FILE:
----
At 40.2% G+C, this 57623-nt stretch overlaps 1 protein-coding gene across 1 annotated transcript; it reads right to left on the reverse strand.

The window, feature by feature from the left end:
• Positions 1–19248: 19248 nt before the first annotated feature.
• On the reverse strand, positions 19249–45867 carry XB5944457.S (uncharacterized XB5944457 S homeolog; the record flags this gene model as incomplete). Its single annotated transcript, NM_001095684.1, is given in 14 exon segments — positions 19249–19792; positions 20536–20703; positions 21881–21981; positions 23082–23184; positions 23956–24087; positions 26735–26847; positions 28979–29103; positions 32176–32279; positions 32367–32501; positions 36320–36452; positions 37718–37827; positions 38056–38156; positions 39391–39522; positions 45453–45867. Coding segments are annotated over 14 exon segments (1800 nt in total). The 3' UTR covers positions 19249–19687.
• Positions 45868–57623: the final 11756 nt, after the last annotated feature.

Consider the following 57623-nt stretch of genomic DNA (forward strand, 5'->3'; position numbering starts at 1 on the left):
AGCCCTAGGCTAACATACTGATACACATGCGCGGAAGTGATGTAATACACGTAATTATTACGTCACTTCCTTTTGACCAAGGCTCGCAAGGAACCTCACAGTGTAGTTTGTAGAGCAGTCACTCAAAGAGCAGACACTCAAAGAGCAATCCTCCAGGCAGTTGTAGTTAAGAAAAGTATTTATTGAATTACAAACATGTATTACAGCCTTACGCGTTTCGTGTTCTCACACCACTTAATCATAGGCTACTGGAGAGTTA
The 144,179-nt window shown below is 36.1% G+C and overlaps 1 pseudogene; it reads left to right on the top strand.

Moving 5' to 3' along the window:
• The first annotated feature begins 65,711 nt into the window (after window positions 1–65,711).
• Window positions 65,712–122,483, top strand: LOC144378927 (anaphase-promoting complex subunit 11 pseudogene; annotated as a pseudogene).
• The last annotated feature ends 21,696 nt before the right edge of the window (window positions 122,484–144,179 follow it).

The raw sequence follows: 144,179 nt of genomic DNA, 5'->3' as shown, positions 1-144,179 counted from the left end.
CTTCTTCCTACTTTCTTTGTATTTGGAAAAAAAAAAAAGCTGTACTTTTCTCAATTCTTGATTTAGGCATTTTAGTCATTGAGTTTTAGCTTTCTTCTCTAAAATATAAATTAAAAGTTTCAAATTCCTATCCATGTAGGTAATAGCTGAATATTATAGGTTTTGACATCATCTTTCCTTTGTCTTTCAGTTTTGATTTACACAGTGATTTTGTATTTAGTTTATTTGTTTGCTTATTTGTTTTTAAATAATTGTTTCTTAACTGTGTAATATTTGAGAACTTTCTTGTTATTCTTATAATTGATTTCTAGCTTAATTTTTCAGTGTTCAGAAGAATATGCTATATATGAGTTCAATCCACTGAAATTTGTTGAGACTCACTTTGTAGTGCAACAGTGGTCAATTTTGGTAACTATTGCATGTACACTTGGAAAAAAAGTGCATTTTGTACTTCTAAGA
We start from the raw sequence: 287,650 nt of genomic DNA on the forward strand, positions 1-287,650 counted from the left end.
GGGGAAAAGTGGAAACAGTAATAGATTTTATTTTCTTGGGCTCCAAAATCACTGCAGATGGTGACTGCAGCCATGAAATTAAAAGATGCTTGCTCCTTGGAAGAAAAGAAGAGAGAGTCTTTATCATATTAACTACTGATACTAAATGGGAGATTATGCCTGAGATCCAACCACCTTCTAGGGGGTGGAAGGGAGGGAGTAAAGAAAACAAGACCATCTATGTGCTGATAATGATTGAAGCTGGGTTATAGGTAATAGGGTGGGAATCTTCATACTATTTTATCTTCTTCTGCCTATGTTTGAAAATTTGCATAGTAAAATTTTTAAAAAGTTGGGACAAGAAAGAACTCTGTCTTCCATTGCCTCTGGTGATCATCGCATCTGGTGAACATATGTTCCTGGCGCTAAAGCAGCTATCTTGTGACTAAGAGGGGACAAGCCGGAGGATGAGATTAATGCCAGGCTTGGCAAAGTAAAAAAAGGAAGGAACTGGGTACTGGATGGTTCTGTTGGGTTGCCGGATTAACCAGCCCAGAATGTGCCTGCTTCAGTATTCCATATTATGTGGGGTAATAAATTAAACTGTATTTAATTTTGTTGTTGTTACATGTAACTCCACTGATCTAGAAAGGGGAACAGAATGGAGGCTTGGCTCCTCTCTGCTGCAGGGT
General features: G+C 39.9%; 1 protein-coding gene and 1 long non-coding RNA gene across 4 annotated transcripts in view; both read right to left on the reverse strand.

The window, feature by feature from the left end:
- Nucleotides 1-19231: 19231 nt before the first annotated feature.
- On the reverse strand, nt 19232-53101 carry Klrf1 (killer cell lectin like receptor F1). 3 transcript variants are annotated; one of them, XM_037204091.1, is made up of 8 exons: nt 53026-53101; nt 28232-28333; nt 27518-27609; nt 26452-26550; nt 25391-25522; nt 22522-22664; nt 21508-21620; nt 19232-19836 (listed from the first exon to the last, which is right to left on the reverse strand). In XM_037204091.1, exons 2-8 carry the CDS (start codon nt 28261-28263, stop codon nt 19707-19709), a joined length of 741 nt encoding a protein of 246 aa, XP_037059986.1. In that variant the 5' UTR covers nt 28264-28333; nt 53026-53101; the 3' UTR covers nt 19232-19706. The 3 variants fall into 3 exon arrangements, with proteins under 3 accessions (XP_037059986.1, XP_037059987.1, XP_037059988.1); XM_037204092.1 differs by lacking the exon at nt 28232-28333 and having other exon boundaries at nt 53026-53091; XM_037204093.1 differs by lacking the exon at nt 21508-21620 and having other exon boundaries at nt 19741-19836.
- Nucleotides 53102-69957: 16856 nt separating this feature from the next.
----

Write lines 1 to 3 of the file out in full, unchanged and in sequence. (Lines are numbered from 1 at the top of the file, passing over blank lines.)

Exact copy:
At 40.2% G+C, this 57623-nt stretch overlaps 1 protein-coding gene across 1 annotated transcript; it reads right to left on the reverse strand.

The window, feature by feature from the left end:
• Positions 1–19248: 19248 nt before the first annotated feature.